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ICCS: for a cosmetic science without animals

A global collaboration of cosmetics and chemical industry experts will work with animal protection NGOs to accelerate the widespread use of non-animal science through research, education and regulatory engagement.

Today, more than 35 cosmetics manufacturers and suppliers, industry associations and animal welfare organizations announced the launch of the International Collaboration on Cosmetics Safety (ICCS) to ensure that animal-free methods are accepted and used by all those involved in cosmetics safety testing. ICCS will support innovation in animal-free cosmetic products and ingredients by funding the rigorous scientific evaluation of new animal-free safety assessment methods. It will share the results of these evaluation activities with cosmetic and chemical authorities and fund training and education activities to help build confidence in animal-free safety assessment methods.

We have seen significant scientific advances in the development, evaluation, and use of animal-free methods to assess safety over the past few decades, said Erin Hill, President and CEO of CBCI. The ICCS brings together scientists from leading organizations around the world to build on this momentum and work toward our shared ambition of a future where no ingredients or products are tested on animals. The ICCS is a global collaboration focused on animal-free science for cosmetics and their ingredients, which currently face unique challenges and inconsistent global regulations. I am honored to lead the organization at such an important time. "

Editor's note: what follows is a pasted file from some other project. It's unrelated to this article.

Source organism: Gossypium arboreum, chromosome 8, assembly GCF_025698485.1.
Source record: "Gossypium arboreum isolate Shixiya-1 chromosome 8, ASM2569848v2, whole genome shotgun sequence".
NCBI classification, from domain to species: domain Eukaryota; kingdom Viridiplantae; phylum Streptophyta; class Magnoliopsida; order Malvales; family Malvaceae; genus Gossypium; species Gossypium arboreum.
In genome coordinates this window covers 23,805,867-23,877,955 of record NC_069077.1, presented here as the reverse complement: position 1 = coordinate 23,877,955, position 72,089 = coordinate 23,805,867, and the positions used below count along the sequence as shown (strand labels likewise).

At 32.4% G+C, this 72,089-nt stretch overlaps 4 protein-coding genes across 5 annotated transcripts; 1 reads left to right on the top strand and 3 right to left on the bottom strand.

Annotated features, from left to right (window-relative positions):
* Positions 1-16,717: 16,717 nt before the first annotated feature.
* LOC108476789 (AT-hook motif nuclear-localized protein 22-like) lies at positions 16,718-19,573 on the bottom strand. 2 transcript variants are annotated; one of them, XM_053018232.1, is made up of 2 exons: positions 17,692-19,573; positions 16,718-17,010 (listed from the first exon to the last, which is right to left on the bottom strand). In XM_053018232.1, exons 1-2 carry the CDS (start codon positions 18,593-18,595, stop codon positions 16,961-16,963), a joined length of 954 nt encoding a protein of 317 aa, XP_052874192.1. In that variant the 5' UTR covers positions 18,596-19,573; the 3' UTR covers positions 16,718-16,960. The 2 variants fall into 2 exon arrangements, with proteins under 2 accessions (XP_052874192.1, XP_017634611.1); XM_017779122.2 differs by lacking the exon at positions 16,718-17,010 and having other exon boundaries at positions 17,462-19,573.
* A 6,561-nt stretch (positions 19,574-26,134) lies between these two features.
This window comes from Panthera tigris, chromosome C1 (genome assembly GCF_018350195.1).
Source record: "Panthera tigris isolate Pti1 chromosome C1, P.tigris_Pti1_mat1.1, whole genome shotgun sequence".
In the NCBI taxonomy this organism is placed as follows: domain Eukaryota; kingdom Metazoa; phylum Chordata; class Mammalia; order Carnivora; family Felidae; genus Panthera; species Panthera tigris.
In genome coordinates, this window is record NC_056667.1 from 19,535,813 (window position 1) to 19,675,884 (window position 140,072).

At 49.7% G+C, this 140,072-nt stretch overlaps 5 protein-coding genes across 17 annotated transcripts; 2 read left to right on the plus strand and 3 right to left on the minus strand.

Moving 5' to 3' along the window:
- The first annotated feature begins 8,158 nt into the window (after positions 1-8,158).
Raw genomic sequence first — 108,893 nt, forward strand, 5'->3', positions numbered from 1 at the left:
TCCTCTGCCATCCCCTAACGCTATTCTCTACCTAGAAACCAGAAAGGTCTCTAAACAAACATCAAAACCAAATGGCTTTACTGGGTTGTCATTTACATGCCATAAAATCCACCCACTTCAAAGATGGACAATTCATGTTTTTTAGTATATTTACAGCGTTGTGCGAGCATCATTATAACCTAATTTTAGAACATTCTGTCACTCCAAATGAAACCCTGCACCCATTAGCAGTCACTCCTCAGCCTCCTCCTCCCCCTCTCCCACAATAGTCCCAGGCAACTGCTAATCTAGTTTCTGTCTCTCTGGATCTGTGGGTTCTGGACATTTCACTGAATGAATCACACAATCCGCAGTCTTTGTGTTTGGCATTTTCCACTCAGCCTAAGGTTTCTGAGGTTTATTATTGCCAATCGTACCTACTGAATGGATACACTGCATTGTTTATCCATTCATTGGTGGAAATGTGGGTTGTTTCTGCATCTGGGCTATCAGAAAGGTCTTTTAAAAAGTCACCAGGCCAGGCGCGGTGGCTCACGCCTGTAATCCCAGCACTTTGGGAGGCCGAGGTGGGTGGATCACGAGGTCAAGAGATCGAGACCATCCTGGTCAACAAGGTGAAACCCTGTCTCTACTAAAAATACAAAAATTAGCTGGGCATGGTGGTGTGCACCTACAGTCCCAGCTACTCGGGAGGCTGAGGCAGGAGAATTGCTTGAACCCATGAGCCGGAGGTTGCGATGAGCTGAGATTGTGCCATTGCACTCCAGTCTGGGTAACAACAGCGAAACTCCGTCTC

Hill joins CBCI from the Institute for In Vitro Sciences (IIVS), which she co-founded in 1997 and most recently served as president. IIVS is a non-profit research and testing laboratory dedicated to the use and acceptance of non-animal test methods worldwide. Ms. Hill brings extensive knowledge to the role of President and Executive Director of ICCS, having worked collaboratively with stakeholders to provide education and training in animal-free testing methods. Her position at ICCS will allow her to leverage the resources of IIVS and other members to create programs specifically designed to advance the acceptance of these new approaches for cosmetics and their ingredients.

ICCS will work with existing organizations to:

  • Evaluate and further develop animal-free safety assessment methods and demonstrate their scientific validity for human health and environmental protection. 
  • Share the results of these evaluation activities with regulators to inform ongoing discussions on regulatory acceptance around the world.
  • Provide education and training materials to accelerate widespread adoption the latest scientific findings in animal-free safety.

Through these efforts, ICCS strives to promote animal-free methods for cosmetic product and ingredient innovation worldwide.

The safety of the cosmetic products that consumers use and trust every day is our top prioritysaid John Chave, interim chairman of the ICCS board of directors and managing director of Cosmetics Europe. Through the evolution of scientific methods, we can ensure that safety assessments of cosmetics and personal care products are conducted in a rigorous and ethical manner without animal testing. There is still much work to be done as science advances, and multiple research projects are already underway at CBCI to advance animal-free scientific methods. "

The cosmetics industry and animal welfare organizations have been at the forefront of the development, evaluation and use of animal-free safety assessment methods for nearly 40 years. In particular, they have contributed significantly to the replacement of regulatory animal testing to address skin irritation, genetic toxicology, eye irritation and skin sensitization through innovative in silico and in vitro methodologies.

Today, while animal-free research and scientific methods have advanced, many policies and regulations still require animal test data and have not yet incorporated the rapid advances in the application of innovative animal-free science to safety assessment. This leads to a need for animal data, even when viable alternatives exist. CBCI aims to bridge this gap by understanding the regulatory needs and providing sound scientific solutions based on innovative animal-free approaches.

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